Your Impact Report
Asháninka

Last year, you did something extraordinary. You helped the Asháninka protect their rainforest.

Without your support, the loggers that were at their doorstep would have cleared their land.

But thanks to you, their forest is safe.

But that’s not the best bit.

By investing in Cool Earth’s award-winning model, your donation is changing lives as well as keeping trees standing.

Here is a snapshot of what your donations in 2015 are now helping the Asháninka to achieve.

Ashaninka Children Group

You’ve made a village strong enough to protect their forest

The forest is safe only when there’s a village strong and healthy enough to protect it. This year you’ve helped to train and equip 18 community health promoters.

Your support could not be more important. A child born in our Asháninka Project is ten times less likely to reach their first birthday than if they were born in the UK. And the least remote village is still a ten-hour journey away from the nearest doctor.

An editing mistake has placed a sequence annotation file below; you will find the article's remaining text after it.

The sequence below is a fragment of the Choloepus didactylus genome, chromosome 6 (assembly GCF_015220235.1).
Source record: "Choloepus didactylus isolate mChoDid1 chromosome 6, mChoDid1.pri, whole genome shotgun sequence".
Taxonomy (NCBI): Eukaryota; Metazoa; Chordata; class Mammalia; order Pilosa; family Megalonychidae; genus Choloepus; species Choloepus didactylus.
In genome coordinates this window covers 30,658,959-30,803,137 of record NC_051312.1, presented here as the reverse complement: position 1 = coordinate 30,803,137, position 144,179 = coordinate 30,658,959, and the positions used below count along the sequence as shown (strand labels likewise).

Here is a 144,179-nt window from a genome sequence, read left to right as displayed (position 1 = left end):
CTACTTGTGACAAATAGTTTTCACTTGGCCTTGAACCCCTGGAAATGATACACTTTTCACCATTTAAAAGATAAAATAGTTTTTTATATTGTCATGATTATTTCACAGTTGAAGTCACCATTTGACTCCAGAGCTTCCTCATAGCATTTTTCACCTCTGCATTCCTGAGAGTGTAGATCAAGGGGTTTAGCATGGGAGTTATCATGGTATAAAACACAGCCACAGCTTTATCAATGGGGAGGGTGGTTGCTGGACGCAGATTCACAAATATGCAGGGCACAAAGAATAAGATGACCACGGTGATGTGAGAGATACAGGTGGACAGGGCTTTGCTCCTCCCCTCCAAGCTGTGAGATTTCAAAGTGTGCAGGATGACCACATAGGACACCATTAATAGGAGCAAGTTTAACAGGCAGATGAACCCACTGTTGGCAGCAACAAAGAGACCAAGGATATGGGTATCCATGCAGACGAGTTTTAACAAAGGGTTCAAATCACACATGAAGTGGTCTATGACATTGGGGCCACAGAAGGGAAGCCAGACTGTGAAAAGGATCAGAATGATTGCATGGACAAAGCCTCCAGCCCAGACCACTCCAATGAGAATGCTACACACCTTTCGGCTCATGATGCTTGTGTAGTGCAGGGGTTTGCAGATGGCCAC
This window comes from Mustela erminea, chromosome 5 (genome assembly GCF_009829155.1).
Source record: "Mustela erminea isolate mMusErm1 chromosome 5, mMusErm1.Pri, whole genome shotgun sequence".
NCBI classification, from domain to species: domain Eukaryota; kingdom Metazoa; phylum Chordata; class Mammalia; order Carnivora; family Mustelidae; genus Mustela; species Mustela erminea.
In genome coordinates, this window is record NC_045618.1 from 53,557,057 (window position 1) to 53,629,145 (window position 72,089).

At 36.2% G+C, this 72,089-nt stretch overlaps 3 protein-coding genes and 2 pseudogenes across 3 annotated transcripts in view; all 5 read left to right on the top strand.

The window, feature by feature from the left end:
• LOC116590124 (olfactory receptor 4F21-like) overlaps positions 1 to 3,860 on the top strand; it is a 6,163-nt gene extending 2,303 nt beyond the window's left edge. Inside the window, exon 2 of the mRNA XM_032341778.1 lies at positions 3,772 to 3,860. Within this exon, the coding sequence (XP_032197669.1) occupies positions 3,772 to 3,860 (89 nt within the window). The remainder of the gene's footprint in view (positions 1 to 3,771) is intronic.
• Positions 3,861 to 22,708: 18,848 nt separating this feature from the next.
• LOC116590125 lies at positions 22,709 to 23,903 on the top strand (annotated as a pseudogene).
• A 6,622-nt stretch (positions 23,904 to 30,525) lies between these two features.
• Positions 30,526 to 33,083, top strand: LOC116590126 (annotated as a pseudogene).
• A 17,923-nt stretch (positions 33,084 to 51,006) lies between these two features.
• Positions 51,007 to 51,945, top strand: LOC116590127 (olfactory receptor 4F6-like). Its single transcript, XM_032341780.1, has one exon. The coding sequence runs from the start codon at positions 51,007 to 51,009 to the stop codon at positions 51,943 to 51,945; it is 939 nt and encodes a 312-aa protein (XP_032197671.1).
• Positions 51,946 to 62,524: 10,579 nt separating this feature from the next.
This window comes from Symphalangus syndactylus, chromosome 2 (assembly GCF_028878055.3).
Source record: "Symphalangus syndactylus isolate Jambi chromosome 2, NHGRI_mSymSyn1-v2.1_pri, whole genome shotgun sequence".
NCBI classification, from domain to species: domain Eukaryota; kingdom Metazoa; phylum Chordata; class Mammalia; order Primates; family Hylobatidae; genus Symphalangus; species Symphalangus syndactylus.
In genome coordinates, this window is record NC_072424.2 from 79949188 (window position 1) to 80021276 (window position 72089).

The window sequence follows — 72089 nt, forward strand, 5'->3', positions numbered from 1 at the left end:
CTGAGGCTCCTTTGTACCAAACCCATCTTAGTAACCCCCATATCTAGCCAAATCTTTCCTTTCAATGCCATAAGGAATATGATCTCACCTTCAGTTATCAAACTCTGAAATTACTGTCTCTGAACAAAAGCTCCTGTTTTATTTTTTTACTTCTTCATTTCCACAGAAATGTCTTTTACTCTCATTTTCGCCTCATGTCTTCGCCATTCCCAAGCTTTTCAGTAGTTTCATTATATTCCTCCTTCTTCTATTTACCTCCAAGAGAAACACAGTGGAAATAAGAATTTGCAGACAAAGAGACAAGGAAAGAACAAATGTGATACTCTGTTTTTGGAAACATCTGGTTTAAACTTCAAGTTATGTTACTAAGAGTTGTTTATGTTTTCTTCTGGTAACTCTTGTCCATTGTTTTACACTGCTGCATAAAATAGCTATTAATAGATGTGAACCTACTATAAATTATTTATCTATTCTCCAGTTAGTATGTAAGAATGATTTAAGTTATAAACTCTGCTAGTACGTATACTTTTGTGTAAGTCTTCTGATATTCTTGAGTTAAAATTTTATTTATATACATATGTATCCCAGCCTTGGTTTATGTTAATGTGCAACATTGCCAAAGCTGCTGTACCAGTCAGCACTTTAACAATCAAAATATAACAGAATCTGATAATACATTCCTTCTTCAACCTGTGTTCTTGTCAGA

But with basic training, and some simple equipment, lives are being saved. Thanks to you the Asháninka are now strong enough to defend their home.

150422_ASHANINKA_CUTI_0062

 

You’ve helped out-price forest destruction

Your donation supports the development of income streams from forest produce like coffee and cacao. The aim is that our partner villages earn more from these crops than they would do from loggers, or from Cool Earth, and so become strong and self-sufficient.

In 2016, 2.4 tonnes of cacao and half of tonne of coffee were exported to the UK direct from our Asháninka partnership. This represents a real milestone in terms of income generation. And the chocolate you helped make is pretty darn tasty, too.

 

You’ve helped feed families

Creating a reliable source of protein is a terrific way of taking pressure off the rainforest. You’ve helped to fund the development of fish farms that provide food without any negative impact on the forest or rivers. What’s more, your donation has helped build a nursery for baby fish (or fingerlings as the Asháninka call them). The surplus fish are sold to neighbouring villages, generating much-needed income for school books and medical supplies.

Peru River Landscape
thank you
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